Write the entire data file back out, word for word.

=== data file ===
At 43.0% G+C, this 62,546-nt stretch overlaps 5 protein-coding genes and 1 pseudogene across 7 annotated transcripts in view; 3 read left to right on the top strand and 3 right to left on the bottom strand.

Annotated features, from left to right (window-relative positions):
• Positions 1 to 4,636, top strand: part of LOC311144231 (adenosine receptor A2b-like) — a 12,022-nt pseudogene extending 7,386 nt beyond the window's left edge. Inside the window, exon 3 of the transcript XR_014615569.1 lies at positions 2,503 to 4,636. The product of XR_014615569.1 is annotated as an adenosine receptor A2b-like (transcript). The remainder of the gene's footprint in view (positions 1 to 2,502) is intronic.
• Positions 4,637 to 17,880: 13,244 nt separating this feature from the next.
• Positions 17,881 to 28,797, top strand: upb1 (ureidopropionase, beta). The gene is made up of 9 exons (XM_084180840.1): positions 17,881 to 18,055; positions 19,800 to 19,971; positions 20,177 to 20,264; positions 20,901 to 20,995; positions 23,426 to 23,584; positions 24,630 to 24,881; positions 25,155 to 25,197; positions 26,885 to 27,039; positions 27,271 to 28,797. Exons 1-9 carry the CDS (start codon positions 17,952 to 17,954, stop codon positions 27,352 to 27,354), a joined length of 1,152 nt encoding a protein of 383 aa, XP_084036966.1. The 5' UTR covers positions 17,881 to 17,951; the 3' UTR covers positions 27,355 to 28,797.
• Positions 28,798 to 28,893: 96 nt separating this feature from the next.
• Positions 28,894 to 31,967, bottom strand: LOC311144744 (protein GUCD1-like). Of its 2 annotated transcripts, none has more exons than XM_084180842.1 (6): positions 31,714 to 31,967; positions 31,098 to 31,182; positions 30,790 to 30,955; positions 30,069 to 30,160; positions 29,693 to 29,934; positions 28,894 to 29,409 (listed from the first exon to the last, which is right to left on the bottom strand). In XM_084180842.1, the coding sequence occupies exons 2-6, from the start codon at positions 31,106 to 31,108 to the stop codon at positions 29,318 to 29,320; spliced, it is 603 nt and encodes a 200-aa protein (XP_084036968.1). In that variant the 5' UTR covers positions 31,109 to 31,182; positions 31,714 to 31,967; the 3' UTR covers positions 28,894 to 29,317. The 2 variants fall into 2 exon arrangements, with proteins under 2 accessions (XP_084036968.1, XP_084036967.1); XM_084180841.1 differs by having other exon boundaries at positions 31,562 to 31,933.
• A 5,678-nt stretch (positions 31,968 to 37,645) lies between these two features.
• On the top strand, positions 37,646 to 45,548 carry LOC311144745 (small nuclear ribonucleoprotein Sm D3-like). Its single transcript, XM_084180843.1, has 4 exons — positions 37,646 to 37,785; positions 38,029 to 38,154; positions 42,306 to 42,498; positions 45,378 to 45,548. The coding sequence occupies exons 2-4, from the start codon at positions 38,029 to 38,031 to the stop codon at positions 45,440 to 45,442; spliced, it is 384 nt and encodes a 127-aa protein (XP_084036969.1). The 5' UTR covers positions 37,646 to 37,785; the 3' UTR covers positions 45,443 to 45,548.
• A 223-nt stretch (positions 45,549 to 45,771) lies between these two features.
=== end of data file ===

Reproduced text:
At 43.0% G+C, this 62,546-nt stretch overlaps 5 protein-coding genes and 1 pseudogene across 7 annotated transcripts in view; 3 read left to right on the top strand and 3 right to left on the bottom strand.

Annotated features, from left to right (window-relative positions):
• Positions 1 to 4,636, top strand: part of LOC311144231 (adenosine receptor A2b-like) — a 12,022-nt pseudogene extending 7,386 nt beyond the window's left edge. Inside the window, exon 3 of the transcript XR_014615569.1 lies at positions 2,503 to 4,636. The product of XR_014615569.1 is annotated as an adenosine receptor A2b-like (transcript). The remainder of the gene's footprint in view (positions 1 to 2,502) is intronic.
• Positions 4,637 to 17,880: 13,244 nt separating this feature from the next.
• Positions 17,881 to 28,797, top strand: upb1 (ureidopropionase, beta). The gene is made up of 9 exons (XM_084180840.1): positions 17,881 to 18,055; positions 19,800 to 19,971; positions 20,177 to 20,264; positions 20,901 to 20,995; positions 23,426 to 23,584; positions 24,630 to 24,881; positions 25,155 to 25,197; positions 26,885 to 27,039; positions 27,271 to 28,797. Exons 1-9 carry the CDS (start codon positions 17,952 to 17,954, stop codon positions 27,352 to 27,354), a joined length of 1,152 nt encoding a protein of 383 aa, XP_084036966.1. The 5' UTR covers positions 17,881 to 17,951; the 3' UTR covers positions 27,355 to 28,797.
• Positions 28,798 to 28,893: 96 nt separating this feature from the next.
• Positions 28,894 to 31,967, bottom strand: LOC311144744 (protein GUCD1-like). Of its 2 annotated transcripts, none has more exons than XM_084180842.1 (6): positions 31,714 to 31,967; positions 31,098 to 31,182; positions 30,790 to 30,955; positions 30,069 to 30,160; positions 29,693 to 29,934; positions 28,894 to 29,409 (listed from the first exon to the last, which is right to left on the bottom strand). In XM_084180842.1, the coding sequence occupies exons 2-6, from the start codon at positions 31,106 to 31,108 to the stop codon at positions 29,318 to 29,320; spliced, it is 603 nt and encodes a 200-aa protein (XP_084036968.1). In that variant the 5' UTR covers positions 31,109 to 31,182; positions 31,714 to 31,967; the 3' UTR covers positions 28,894 to 29,317. The 2 variants fall into 2 exon arrangements, with proteins under 2 accessions (XP_084036968.1, XP_084036967.1); XM_084180841.1 differs by having other exon boundaries at positions 31,562 to 31,933.
• A 5,678-nt stretch (positions 31,968 to 37,645) lies between these two features.
• On the top strand, positions 37,646 to 45,548 carry LOC311144745 (small nuclear ribonucleoprotein Sm D3-like). Its single transcript, XM_084180843.1, has 4 exons — positions 37,646 to 37,785; positions 38,029 to 38,154; positions 42,306 to 42,498; positions 45,378 to 45,548. The coding sequence occupies exons 2-4, from the start codon at positions 38,029 to 38,031 to the stop codon at positions 45,440 to 45,442; spliced, it is 384 nt and encodes a 127-aa protein (XP_084036969.1). The 5' UTR covers positions 37,646 to 37,785; the 3' UTR covers positions 45,443 to 45,548.
• A 223-nt stretch (positions 45,549 to 45,771) lies between these two features.